The U.S. Marines' 5 Most Lethal Weapons of War
The U.S. Marine Corps prides itself on being America’s 911 force—a fire brigade that the president can call upon to fight an emergency. Here is why.
The U.S. Marine Corps prides itself on being America’s 911 force—a fire brigade that the president can call upon to fight the nation’s battles in an emergency. Though the Marines have largely been treated as a de facto second land army over the past dozen years, the service is an integral component of the Department of the Navy and is primarily a maritime force. Therefore, the Marines—as a specialized amphibious force—argue that they need unique hardware to conduct their unique missions. While the service has many different types of weapons, here is a selection of their five key systems:
While not a “weapon system” in the traditional sense of the word, the Marine Corps warrior ethos and superb training make the service what it is. Every single Marine, from the lowest private to the Commandant himself is trained first and foremost as an infantryman.
Even the Marines’ naval aviators undergo nine months of infantry training as part of Officer Candidate School and the Basic School before they go off to flight school. The shared experience of fighting alongside Marines on the ground gives the service a level of cohesion that the other branches lack. Ultimately, it is the Marine Corps’ people that make it arguably the most effective branch of the armed forces.
With the United States theoretically ending combat operations in Iraq and Afghanistan, the service will shrink to a total strength of 182,000 Marines by 2017. But even at that reduced manning level, it will be nearly as large as the entire active British military.
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While the Marine Corps prides itself on being a strategically mobile medium-weight force, there are times when it needs the brute force of heavy armor. That brute force is provided by the General Dynamics M1A1 Abrams.
While not quite as advanced as the U.S. Army’s M1A2 SEPv2, the Marines’ M1A1 Firepower Enhancement Package suits the Marine’s purposes of supporting the service’s infantry. The Abrams is armed with a 120mm cannon and is protected with an armor matrix that incorporates depleted-uranium armor. With a 1,500hp Honeywell gas-turbine engine, it can move at more than 45 miles per hour.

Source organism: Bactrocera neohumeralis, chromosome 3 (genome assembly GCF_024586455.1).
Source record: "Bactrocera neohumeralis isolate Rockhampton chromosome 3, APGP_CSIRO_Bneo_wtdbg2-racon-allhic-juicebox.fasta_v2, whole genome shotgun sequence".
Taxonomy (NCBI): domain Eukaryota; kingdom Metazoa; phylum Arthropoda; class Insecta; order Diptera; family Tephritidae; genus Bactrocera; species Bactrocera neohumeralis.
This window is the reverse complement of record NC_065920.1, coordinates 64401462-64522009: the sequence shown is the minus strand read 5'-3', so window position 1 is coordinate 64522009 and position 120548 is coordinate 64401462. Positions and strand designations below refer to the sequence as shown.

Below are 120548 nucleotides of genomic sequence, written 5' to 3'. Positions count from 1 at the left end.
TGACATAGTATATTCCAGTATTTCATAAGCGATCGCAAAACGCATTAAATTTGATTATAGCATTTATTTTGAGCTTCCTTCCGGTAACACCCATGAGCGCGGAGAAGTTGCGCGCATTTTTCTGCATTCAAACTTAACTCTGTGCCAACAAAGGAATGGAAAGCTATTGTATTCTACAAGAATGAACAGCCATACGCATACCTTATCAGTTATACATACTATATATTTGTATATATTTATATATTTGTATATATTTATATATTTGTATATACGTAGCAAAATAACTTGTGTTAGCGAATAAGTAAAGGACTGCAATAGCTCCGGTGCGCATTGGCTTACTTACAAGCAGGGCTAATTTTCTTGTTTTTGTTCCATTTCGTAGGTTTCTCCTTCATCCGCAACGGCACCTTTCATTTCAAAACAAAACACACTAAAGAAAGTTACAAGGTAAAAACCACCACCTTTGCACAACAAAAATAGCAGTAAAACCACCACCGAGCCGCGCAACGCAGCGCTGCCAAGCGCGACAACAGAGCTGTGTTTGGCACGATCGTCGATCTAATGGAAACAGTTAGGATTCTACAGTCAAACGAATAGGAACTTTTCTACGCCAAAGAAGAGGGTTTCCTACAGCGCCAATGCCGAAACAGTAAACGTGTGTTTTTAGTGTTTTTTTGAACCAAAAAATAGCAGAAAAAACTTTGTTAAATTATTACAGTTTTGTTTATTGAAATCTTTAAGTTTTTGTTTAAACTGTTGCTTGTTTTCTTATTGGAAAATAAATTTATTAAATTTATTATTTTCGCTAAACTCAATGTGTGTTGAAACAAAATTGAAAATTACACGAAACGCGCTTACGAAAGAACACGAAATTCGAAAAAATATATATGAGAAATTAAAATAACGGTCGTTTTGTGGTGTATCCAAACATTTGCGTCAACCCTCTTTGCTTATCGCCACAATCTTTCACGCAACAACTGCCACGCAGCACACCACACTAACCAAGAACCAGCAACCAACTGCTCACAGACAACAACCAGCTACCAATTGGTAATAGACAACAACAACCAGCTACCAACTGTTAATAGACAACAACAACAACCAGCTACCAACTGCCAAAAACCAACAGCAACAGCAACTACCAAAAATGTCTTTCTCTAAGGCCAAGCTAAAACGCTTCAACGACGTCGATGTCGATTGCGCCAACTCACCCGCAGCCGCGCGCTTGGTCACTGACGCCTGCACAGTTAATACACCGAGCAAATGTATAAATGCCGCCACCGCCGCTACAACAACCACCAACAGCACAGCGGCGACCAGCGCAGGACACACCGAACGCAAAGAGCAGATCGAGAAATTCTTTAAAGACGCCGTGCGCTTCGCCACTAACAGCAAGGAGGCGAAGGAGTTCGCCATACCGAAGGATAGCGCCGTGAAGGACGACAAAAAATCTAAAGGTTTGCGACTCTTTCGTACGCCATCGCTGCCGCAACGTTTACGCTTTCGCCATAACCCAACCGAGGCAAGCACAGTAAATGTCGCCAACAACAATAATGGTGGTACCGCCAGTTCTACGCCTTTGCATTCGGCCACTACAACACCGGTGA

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The Marines are not a heavy, mechanized force in the mold of the Army’s heavy brigade combat teams. The entire Marine force has only three tank battalions—and the service has just shy of 400 tanks in total, most of which are stored in pre-positioned stocks.
The Bell AH-1Z Viper is the latest iteration of the Vietnam-era Cobra attack helicopter. While outwardly the AH-1Z looks like its predecessors, it is basically a completely new machine.
The AH-1Z is powered by a pair of 1,800shp General Electric T700 turboshaft engines that is coupled with a new four-bladed composite rotor system that gives the helicopter exceptional agility. It carries a suite of advanced sensors including a Lockheed Martin target sight system and can carry the Longbow radar system. Like the Army’s AH-64E Apache, it can carry sixteen Hellfire missiles, but also adds an air-to-air punch with its ability to fire AIM-9 Sidewinder missiles.
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The AH-1Z also shares many common parts with the Marines’ Bell UH-1Y Venom version of the UH-1 Huey, which helps with the services logistics. However, on the downside, the Viper and Venom are unique platforms with the Defense Department, and have not been built in huge numbers like the Army’s Apache or UH-60 Blackhawk helicopters. That means the Marines have a more difficult time keeping their machines up-to-date with the latest advances—and it costs more.
Boeing AV-8B Harrier II:
The AV-8B Harrier jump-jet affords the Marines’ expeditionary units their own organic fixed-wing air support. For the Marines, who can’t always afford ready access to heavy artillery, aircraft act as mobile fire support.
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While the Harrier is not the best fighter or strike aircraft—until the Lockheed Martin F-35B Joint Strike Fighter becomes operational—it is the only short-takeoff, vertical-landing aircraft that can operate from amphibious assault ships. The subsonic attack aircraft, though perhaps a compromise in many respects, is essential to the Marines’ unique concept of operations.
The Harrier will be replaced in favor of the Joint Strike Fighter over the coming years. The service hopes to retire the venerable jet by 2025, reversing an earlier plan to keep the AV-8B in service past 2030. Instead, the Marines will keep their Boeing F/A-18A/B/C/D aircraft until the F-35B replaces those jets also.
As a highly mobile, medium-weight force, the Marines don’t want to be weighted down by heavy armored vehicles. However, some mechanized forces are necessary.
For the Marines, many of those needs are met by versions of the General Dynamics Light Armored Vehicle series (LAV). A Marine light-armored reconnaissance battalion includes many variants of the LAV, including the LAV-25 LAV-AT, LAV-L, LAV-M, LAV-Rs and LAV-C2s, which all have their individual functions, ranging from anti-tank and anti-air to command and control.
Fast and agile, the most common LAV-25 is packed with a 25mm automatic cannon and a pair of 7.62mm machine guns. It can move at speeds exceeding 63 miles an hour.
Dave Majumdar has been covering defense since 2004. He currently writes for the U.S. Naval Institute, Aviation Week and The Daily Beast, among others. Majumdar previously covered national security issues at Flight International, Defense News and C4ISR Journal. Majumdar studied Strategic Studies at the University of Calgary and is a student of naval history.
Image: Flickr/U.S. Marine Corps Official Page/CC by-nc 2.0